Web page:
- The Washington Times - Thursday, May 9, 2002

One of the chilling facts about the 20th-century West is how poorly champions of individual liberty have fared in free societies. They seldom receive state honors. Rarely are they celebrated in academia or the media.

One of the 20th century's great economists, Ludwig von Mises, a refugee from Adolf Hitler, could not get a university appointment in America. Mises said government was the problem, not the solution and outraged progressives, who were committed to the welfare state, ostracized him. F.A. Hayek was disparaged for many years for his warnings against big government, as was Milton Friedman.

In the 1960s, the University of Virginia had the most innovative economics department in the world. Scholars there created two new fields of economics, public choice and law and economics. In both cases the innovators ended up with Nobel Prizes. But the university cut itself out of the glory. To appease liberals, who were embarrassed that members of their economics faculty were advising presidential candidate Barry Goldwater, another nonbeliever in big government, the university administration ran off the future Nobel Laureates.

It was the same in Great Britain. Just try to find Adam Smith's grave or any sign of him. It can be done, but it is a research project.

There have been no prizes for those whose work advances liberty. Neither are there Ford, Rockefeller or Carnegie Foundation grants, nor MacArthur Foundation "genius" grants. Progressive prejudice has been such that no one who advances liberty could possibly be seen as a genius. The liberal-socialist establishment has worked to shut such people up.

Seeing the void, a young successful investor, who chooses to remain unnamed, approached Cato Institute president Ed Crane with the proposal to establish a Milton Friedman Prize for Advancing Liberty. The prize, to be given every two years, brings with it a check for $500,000.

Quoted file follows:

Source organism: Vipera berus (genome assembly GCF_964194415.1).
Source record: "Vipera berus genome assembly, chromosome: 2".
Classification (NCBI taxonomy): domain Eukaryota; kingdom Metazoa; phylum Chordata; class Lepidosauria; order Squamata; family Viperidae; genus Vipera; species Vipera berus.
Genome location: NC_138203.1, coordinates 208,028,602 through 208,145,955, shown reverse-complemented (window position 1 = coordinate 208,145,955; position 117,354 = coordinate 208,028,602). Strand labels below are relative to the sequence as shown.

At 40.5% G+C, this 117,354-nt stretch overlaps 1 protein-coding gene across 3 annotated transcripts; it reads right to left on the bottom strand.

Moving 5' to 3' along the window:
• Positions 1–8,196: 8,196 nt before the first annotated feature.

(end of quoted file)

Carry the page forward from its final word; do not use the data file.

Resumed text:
A distinguished selection committee chose Peter Bauer as the first recipient. Every adjective that makes a person fascinating and a delight to know applies to Peter Bauer.

Bauer arrived in England from Hungary in the 1930s. On ability alone, he rose to Cambridge don, London professor and peer of the realm. He is without doubt the greatest development economist of our time.

For decades, Bauer stood alone in opposition to the view that only planning and foreign aid could produce economic development in poor Third World countries. He watched marketing boards destroy a flourishing peasant agriculture keyed to exports, forcing the peasants back into subsistence farming.

In theory, the marketing boards were set up to stabilize prices. In practice, the boards were used to confiscate the farmers' profits. The main result of development planning, said Bauer, was to destroy individual initiative, which is the most important factor of production.

Bauer's dissent on development was based on his realization of the importance of traders in moving an economy from subsistence to exchange. This critical activity of traders was curtailed by the regulations imposed by development planning.

With planning and aid came poverty and war. Foreign aid, Bauer noted, made control of the government a life-and-death matter, causing genocidal warfare between tribes. He did not spare his muddle-headed colleagues, who fervently believed they were doing good by socializing poor lands, when any fool could see that not even England could afford socialism.

Bauer's books on development economics are the only ones worth reading. The rest are evidence of a pathology of delusion that wrecked the lives of millions of innocent people.

Lord Bauer, 86, passed away peacefully at home in London on May 2, the eve of his departure for the United States to receive the Milton Friedman Prize. When the Cato Institute gathers to celebrate its 25th anniversary today, the event will celebrate Peter Bauer, liberty's friend and the champion of the victims of development planning. His work lives on.


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